It took thirty years to write Understanding Jonestown and Peoples Temple, which was published by Praeger in March 2009. I have written numerous books and articles on the subject since 1978, but the present volume shows how my thinking has evolved, thanks to conversations and friendships with former members, a large body of research by scholars, and thousands of pages of documents and hundreds of audiotapes generated by the Temple.
Because voices from the anticult movement dominated media coverage in the 1970s, I felt obligated to present an alternative narrative to explain why people might have joined the Temple. My writings in the first decade after 1978 took on a defensive, even apologetic tone, in an attempt to balance biased reports with a countervailing – but equally biased – analysis. That is not to say that none of us spoke the truth: we did, but from radically different starting points. I’d never thought Jim Jones was God, so I had no need to demonize him; I never belonged to Peoples Temple, so I had no need to justify involvement in it.
In 1998, I launched this website with the deliberately-chosen name of “Alternative Considerations of Jonestown and Peoples Temple,” to present the totality of the movement and to provide a venue for other alternatives to the anticult perspective, which – 20 years after “Jonestown” – still dominated all discussions of Peoples Temple. (As the website has matured in the intervening years and developed into a forum for all former members, it now embraces alternatives to the alternative viewpoints, including anticult points of view.) At that same time, however, I wrote an article called “‘American as Cherry Pie’: Peoples Temple and Violence in America” (Syracuse 2000), which described the ways my thinking had changed about what had gone on inside the Temple. I continued to argue that government agencies, goaded by the Concerned Relatives, took an extraordinary interest in Peoples Temple and Jonestown, so much so, that residents of Jonestown felt justifiably persecuted. I acknowledged, however, that conditions in Jonestown were repressive, with dissent stifled and punished. The dualism that guided the anticult movement and divided the world between good guys and bad guys existed in Peoples Temple as well.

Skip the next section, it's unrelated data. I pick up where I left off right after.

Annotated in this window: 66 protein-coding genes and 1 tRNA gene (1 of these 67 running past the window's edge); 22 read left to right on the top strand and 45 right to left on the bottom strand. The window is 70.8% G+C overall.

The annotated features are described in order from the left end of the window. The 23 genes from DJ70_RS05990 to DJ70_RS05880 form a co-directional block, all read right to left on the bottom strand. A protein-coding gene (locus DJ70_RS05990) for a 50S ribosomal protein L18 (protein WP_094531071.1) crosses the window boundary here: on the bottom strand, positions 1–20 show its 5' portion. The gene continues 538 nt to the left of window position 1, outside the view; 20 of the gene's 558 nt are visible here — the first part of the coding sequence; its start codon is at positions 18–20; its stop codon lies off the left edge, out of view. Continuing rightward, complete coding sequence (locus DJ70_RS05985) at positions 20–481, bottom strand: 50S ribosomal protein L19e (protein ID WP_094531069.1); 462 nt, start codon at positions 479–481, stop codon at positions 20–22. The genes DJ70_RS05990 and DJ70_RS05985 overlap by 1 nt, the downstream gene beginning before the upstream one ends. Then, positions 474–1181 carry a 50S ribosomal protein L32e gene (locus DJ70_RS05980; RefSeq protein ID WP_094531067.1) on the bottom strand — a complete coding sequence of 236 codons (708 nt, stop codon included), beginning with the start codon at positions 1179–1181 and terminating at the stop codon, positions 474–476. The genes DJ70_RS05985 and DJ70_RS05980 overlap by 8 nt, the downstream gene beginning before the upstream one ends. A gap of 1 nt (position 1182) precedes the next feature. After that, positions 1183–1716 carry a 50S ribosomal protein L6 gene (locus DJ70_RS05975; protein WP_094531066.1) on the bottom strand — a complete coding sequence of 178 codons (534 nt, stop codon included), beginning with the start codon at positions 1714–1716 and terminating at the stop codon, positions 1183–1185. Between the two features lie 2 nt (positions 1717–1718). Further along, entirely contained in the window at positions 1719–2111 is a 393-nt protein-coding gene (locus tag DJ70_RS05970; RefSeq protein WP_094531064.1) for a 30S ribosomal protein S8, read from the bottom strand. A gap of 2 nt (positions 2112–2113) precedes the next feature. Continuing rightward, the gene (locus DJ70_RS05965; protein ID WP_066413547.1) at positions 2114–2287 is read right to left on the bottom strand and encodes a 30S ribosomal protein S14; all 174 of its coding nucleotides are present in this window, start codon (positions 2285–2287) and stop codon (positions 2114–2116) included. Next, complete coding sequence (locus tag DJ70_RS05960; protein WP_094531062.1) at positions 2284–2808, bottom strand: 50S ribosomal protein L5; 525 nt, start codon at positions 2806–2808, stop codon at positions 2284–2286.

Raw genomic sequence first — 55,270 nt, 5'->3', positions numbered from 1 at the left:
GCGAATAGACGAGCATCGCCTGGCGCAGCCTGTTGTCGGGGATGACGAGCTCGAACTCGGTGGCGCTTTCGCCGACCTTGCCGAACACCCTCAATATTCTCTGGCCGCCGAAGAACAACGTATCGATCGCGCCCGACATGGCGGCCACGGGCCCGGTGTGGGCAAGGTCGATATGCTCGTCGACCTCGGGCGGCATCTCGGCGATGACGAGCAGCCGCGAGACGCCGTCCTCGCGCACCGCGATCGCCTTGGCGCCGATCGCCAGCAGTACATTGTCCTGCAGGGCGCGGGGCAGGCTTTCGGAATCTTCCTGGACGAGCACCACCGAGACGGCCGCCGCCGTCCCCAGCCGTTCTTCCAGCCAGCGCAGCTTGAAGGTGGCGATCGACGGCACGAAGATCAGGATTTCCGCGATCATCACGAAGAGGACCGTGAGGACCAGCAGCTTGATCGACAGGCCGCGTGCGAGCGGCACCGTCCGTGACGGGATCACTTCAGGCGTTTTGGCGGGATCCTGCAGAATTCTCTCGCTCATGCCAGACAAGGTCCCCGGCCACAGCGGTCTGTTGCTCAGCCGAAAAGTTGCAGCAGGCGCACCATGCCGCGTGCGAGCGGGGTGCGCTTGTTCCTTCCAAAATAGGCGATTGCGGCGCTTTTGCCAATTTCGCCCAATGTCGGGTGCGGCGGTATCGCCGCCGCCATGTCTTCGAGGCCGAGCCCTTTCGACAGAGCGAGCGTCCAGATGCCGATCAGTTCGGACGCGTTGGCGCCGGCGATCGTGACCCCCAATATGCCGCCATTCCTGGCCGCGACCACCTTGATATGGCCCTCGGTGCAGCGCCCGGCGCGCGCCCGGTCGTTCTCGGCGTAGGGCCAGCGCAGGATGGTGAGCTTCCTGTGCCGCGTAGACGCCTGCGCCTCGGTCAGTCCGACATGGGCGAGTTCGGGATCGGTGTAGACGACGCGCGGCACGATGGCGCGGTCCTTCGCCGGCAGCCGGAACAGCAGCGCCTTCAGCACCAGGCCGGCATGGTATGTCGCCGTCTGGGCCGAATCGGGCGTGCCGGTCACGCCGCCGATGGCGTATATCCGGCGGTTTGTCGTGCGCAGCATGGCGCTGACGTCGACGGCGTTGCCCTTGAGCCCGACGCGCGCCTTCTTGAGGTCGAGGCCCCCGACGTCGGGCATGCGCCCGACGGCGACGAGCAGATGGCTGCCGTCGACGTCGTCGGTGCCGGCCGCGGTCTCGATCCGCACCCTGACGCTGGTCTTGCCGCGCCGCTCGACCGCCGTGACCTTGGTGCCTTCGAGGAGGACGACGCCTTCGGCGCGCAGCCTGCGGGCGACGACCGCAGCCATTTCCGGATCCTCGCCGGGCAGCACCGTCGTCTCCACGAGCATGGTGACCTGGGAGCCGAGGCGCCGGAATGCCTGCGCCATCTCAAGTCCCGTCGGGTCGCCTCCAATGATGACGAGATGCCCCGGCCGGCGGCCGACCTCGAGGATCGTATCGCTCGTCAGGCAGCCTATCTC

This new book benefits tremendously from the analyses, confessions, and narratives of many others, not only survivors, but also artists, writers, scholars, and relatives. As such, it represents something of a departure from previous writings. Some familiar themes appear, such as the role played by cultural opponents, the ways in which suicide was ritualized through multiple rehearsals, and the failure of U.S. government agencies to meaningfully investigate the deaths. But in re-examining the evidence that emerged in the 1970s, as well as all of the accounts written since then, a number of my opinions have changed. For example, it now seems clear that members’ experiences in the Temple were individualized: people lived radically different lives as members and, as a result, stories of life inside the organization differ tremendously. Some were privileged, some were disprivileged; some came in for harsh punishments, others enjoyed benefits. It appears that the seniors were treated with love and respect, and enjoyed a somewhat better standard of living – that seems consistent in almost every account – but other, younger adults seemed subjected to particular abuse and humiliation, especially in Jonestown. Although the Temple advocated a colorblind society, its leadership was disproportionately white. Finally, a social pyramid or hierarchy existed in what was supposed to be a radically egalitarian movement. Most survivors seem to be aware of this hierarchy today, and its fundamentally unequal distribution of power and authority. Yet I am not sure they were aware of it at the time.